Papillofoveal Traction in Macular Hole Formation: The Role of Optical Coherence Tomography | Macular Diseases | JAMA Ophthalmology | JAMA Network
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Clinical Sciences
January 2000

Papillofoveal Traction in Macular Hole Formation: The Role of Optical Coherence Tomography

Author Affiliations

From the Department of Ophthalmology, United Medical Schools of Guy's and St Thomas' (Drs Chauhan, Antcliff, and Marshall), and the Vitreoretinal Service, Department of Ophthalmology, St Thomas' Hospital (Drs Rai and Williamson), London, England.

Arch Ophthalmol. 2000;118(1):32-38. doi:10.1001/archopht.118.1.32

Objectives  To determine the validity of the assumption that optical coherence tomographic scans of macular holes have a discrete linear signal (DLS) that represents a detached posterior vitreous face, and to analyze the DLS in macular hole pathogenesis.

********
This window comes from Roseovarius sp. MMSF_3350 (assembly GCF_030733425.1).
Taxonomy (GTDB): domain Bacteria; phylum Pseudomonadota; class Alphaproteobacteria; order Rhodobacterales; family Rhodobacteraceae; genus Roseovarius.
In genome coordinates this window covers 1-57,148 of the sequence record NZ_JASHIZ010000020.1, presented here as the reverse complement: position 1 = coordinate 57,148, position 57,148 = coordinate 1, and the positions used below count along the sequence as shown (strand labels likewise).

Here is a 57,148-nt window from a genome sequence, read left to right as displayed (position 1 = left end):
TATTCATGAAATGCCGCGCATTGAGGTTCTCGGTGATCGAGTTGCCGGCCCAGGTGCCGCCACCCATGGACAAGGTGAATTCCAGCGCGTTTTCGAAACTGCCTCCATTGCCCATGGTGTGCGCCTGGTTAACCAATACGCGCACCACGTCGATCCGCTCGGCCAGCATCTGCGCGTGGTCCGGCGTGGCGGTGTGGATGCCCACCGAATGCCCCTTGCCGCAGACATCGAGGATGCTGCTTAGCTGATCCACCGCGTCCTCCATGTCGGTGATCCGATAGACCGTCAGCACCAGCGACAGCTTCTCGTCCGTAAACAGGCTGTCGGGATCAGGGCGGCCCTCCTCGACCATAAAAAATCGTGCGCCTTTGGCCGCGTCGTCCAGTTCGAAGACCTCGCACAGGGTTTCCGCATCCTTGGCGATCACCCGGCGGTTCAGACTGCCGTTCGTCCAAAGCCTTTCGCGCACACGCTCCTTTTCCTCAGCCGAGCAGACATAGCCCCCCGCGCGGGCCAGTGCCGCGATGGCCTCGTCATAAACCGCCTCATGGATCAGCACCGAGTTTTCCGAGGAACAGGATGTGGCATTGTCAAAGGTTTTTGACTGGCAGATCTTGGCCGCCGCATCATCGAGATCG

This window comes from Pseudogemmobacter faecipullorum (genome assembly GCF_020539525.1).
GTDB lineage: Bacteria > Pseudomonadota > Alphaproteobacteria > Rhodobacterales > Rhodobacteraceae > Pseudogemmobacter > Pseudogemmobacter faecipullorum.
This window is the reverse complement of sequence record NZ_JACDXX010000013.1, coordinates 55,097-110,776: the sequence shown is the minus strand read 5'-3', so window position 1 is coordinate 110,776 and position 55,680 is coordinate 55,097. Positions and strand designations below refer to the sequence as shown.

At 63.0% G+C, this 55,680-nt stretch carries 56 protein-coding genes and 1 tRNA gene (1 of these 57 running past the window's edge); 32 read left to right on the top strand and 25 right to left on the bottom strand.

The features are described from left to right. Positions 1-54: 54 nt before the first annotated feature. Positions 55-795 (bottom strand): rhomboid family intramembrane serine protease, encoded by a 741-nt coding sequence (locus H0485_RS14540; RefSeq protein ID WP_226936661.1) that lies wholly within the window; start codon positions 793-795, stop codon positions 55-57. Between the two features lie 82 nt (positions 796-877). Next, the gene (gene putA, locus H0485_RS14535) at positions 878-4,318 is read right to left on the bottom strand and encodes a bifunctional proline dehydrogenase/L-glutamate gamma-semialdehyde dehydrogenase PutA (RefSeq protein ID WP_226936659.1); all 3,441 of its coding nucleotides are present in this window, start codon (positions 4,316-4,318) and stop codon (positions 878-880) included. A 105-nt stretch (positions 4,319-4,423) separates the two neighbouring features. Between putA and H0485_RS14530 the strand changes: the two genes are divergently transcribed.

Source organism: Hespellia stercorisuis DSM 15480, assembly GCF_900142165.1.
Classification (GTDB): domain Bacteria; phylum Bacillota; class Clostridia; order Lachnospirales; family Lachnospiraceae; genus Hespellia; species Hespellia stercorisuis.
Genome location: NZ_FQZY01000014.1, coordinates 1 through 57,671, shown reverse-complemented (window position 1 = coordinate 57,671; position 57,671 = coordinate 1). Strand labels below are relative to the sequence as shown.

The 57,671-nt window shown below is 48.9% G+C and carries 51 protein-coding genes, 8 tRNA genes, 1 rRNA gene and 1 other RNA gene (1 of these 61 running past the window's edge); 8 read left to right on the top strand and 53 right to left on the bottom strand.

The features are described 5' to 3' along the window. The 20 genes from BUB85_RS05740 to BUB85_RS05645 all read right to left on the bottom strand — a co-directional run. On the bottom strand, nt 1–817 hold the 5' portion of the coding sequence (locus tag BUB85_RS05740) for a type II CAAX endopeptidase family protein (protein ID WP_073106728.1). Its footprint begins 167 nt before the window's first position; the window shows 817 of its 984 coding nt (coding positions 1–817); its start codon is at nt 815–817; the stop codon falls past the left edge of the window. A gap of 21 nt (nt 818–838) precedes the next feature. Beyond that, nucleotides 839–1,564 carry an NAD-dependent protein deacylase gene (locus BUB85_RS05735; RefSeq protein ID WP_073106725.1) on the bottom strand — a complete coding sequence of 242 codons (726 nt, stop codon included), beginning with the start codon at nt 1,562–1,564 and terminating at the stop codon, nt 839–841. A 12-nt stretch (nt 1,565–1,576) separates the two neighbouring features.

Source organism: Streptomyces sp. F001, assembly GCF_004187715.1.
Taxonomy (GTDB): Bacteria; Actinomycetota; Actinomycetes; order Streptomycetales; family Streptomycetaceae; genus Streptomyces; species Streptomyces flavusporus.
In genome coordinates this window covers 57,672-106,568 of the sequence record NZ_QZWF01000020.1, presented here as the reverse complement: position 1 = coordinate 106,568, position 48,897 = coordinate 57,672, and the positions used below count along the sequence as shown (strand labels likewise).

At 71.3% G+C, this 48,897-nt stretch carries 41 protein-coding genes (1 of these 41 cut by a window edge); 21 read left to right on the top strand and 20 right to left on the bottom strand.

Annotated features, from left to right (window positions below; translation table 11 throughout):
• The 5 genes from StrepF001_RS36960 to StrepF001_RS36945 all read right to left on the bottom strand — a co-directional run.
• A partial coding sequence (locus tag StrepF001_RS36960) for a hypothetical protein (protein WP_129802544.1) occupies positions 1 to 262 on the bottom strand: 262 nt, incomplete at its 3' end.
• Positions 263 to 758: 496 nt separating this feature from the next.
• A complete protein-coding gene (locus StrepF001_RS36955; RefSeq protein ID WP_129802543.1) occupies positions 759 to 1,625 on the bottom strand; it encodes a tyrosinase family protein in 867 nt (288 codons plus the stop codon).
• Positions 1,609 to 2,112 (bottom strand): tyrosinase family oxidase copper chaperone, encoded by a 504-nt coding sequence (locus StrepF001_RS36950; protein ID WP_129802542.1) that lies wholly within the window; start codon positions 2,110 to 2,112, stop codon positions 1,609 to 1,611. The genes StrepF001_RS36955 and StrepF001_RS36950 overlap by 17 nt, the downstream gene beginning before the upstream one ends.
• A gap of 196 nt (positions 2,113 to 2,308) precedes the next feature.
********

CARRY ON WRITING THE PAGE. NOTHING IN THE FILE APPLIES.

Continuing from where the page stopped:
Methods  Optical coherence tomographic scans were taken of 3 situations in which the vitreous conditions were known: (1) dissected intact vitreous, (2) clinically evident Weiss rings, and (3) maculae before and after saccades in eyes without a biomicroscopic posterior vitreous detachment. In addition, 70 eyes of 35 patients with macular holes underwent clinical examination and optical coherence tomographic scanning that passed through the optic disc and the fovea or macular hole.

Results  Spatial properties of the DLS matched those of the posterior vitreous face in the situations examined. Of the 70 eyes, 16 (23%) had a biomicroscopic posterior vitreous detachment, whereas a DLS was demonstrated in 40 (57%). Of the 54 eyes without a biomicroscopic posterior vitreous detachment, 18 (33%) had a DLS attached focally to the optic disc margin and the fovea or macular hole. All 7 of the "can opener" holes examined had a nasally "hinged" central flap, 6 with a focally attached DLS.

Conclusions  The DLS corresponds to the posterior vitreous face. Anteronasal papillofoveal traction may generate some macular holes.